For the record, he went on later to reiterate that he's not saying that buying used is the same as piracy, he was just saying that it doesn't support the developers any more to buy used than it does to pirate their game.

used game market is a fucking abomination and i would love to see it finally die.

you realise if gamestop et al stopped ripping off customers and developers alike by focussing on used sales we might finally see new game prices come down?


I have never known a market where getting rid of competition has lead to the reduction of price for a product.


used games market is not competition, its scalping


This is probably true. But so long as it's legal and the price of new games remains so absurdly high, the used market will always exist.

Bit of a chicken-and-egg situation.


No, but what he's trying to get at is that it costs developers money that they're not getting back. So their overhead costs are getting the better of them.

Especially with something like a WWE game where, you're likely to find MOST of the customers are children, and who wants to spend $60 on a game for your little brat who may wipe his ass with the disc? So people buy used, retract from making their money back, and get less incentive to keep up their online services, or develop new content or sequels.

The used game market also contributes to the stagnation of the videogame industry. Why try something new when there's a chance you won't come CLOSE to making back your initial investment? It's also why I love the downloadable game market, they spend less on development, so they take risks, and the distribution is cheap enough that indie game developers have a chance to strike it on their own.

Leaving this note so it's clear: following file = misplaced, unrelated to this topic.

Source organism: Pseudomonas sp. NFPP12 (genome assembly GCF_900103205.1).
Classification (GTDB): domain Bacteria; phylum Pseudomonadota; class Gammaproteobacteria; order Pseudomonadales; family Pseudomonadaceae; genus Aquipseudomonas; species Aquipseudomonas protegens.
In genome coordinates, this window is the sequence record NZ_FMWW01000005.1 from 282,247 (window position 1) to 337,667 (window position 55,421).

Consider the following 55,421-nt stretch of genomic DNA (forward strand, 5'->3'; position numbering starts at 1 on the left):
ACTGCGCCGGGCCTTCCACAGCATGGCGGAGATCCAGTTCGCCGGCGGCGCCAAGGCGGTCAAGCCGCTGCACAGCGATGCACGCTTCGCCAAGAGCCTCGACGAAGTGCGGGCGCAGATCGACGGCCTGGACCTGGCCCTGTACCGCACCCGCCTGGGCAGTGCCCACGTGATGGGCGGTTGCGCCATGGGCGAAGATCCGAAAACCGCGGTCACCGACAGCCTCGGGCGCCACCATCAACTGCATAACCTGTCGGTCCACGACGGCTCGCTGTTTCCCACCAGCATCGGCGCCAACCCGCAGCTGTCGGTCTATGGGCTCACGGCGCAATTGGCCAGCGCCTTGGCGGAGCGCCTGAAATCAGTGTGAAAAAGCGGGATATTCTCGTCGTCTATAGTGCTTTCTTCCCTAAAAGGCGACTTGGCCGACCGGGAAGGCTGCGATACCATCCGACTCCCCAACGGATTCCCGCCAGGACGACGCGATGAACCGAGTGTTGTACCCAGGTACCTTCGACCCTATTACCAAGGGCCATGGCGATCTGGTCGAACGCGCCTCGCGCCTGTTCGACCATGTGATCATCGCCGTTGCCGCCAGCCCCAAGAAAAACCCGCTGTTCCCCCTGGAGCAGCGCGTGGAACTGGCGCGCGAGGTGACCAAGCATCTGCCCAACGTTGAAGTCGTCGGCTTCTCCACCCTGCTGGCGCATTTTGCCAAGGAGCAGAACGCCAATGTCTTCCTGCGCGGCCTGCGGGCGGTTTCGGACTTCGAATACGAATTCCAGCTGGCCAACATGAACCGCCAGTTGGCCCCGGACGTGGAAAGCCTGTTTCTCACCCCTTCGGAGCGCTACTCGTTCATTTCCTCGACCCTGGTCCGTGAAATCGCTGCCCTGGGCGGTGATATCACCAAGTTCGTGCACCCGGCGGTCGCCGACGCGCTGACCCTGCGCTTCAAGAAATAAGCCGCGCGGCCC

Would Minecraft have even made a dent on a console? Psychonauts, although great, taaaaaanked. Happens every day.

I'm just playing devil's advocate. I don't think he was calling used game customers pirates, just saying the two are analogous. Which, to a developer, I can totally understand.

PS, I'm not sure how coherent this post was, I am a little out of it. I will reread it later to make sure I made an ass of myself. B)

>>92317 >>92288 >>92323

I second most of these sentiments, and offer this one as an explanation for the lingering questions:

Authors, creators of the book industry, embraced the parallel economy (ty PA for new word) of book resales by accepting that a worse thing than not being paid for their books is NEVER HAVING THEM READ.

Why, you probably ask, can't game developers embrace the same concept of better their games to have been played at all than never purchased?

Because while publishers of books are dependent more upon selling the AUTHOR than the BOOKS themselves, publishers of games are currently primarily fixed soley upon the end product.

The next question we should be asking is "Can this change?"


>used games market is not competition, its scalping

I don't see the rational behind this argument. Care to elaborate and provide a specific definition of "scalping"?

Bu...but they have gone down. If you take inflation into consideration, games sold 15-20 years ago would cost almost $100 (or more in some cases) retail today.

>The next question we should be asking is "Can this change?"
Only a little bit. Certain game companies have their followers who buy everything they put out, like Nippon Ichi or Valve or Treasure. But there are only a handful of game designers who have followings for those designers specifically, like Sid Meier, Tim Schafer.

The problem is, big games are made by committees, and there's really no other option for making them. There's always going to be a lot of changeover amongst the crew making any given game, and that makes it harder for them all to share a single "voice" even when made by the same company. Without that voice, it's difficult to develop that singular following that authors get.